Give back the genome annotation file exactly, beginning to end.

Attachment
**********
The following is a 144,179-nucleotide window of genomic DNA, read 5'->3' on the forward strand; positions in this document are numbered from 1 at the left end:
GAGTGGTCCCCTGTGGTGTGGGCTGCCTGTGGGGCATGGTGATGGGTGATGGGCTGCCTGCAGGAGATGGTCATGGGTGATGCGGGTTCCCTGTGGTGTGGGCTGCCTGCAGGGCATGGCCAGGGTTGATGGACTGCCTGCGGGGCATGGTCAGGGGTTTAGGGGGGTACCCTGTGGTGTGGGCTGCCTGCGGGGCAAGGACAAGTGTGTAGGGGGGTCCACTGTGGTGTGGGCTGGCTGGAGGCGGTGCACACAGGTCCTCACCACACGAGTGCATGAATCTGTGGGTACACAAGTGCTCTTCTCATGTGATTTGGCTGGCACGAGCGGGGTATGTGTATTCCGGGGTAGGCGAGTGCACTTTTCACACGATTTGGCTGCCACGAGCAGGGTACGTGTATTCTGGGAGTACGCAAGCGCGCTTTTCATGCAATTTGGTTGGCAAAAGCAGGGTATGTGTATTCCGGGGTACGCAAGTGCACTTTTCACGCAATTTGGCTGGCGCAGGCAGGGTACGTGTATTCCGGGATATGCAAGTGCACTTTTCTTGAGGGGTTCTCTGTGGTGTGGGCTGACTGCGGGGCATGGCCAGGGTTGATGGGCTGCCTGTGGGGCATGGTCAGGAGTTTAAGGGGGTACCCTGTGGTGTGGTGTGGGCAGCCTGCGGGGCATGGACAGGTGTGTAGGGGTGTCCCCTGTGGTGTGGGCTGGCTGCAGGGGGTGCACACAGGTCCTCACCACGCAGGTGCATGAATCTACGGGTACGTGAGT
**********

The following is a 144,179-nucleotide window of genomic DNA, read 5'->3' on the forward strand; positions in this document are numbered from 1 at the left end:
GAGTGGTCCCCTGTGGTGTGGGCTGCCTGTGGGGCATGGTGATGGGTGATGGGCTGCCTGCAGGAGATGGTCATGGGTGATGCGGGTTCCCTGTGGTGTGGGCTGCCTGCAGGGCATGGCCAGGGTTGATGGACTGCCTGCGGGGCATGGTCAGGGGTTTAGGGGGGTACCCTGTGGTGTGGGCTGCCTGCGGGGCAAGGACAAGTGTGTAGGGGGGTCCACTGTGGTGTGGGCTGGCTGGAGGCGGTGCACACAGGTCCTCACCACACGAGTGCATGAATCTGTGGGTACACAAGTGCTCTTCTCATGTGATTTGGCTGGCACGAGCGGGGTATGTGTATTCCGGGGTAGGCGAGTGCACTTTTCACACGATTTGGCTGCCACGAGCAGGGTACGTGTATTCTGGGAGTACGCAAGCGCGCTTTTCATGCAATTTGGTTGGCAAAAGCAGGGTATGTGTATTCCGGGGTACGCAAGTGCACTTTTCACGCAATTTGGCTGGCGCAGGCAGGGTACGTGTATTCCGGGATATGCAAGTGCACTTTTCTTGAGGGGTTCTCTGTGGTGTGGGCTGACTGCGGGGCATGGCCAGGGTTGATGGGCTGCCTGTGGGGCATGGTCAGGAGTTTAAGGGGGTACCCTGTGGTGTGGTGTGGGCAGCCTGCGGGGCATGGACAGGTGTGTAGGGGTGTCCCCTGTGGTGTGGGCTGGCTGCAGGGGGTGCACACAGGTCCTCACCACGCAGGTGCATGAATCTACGGGTACGTGAGT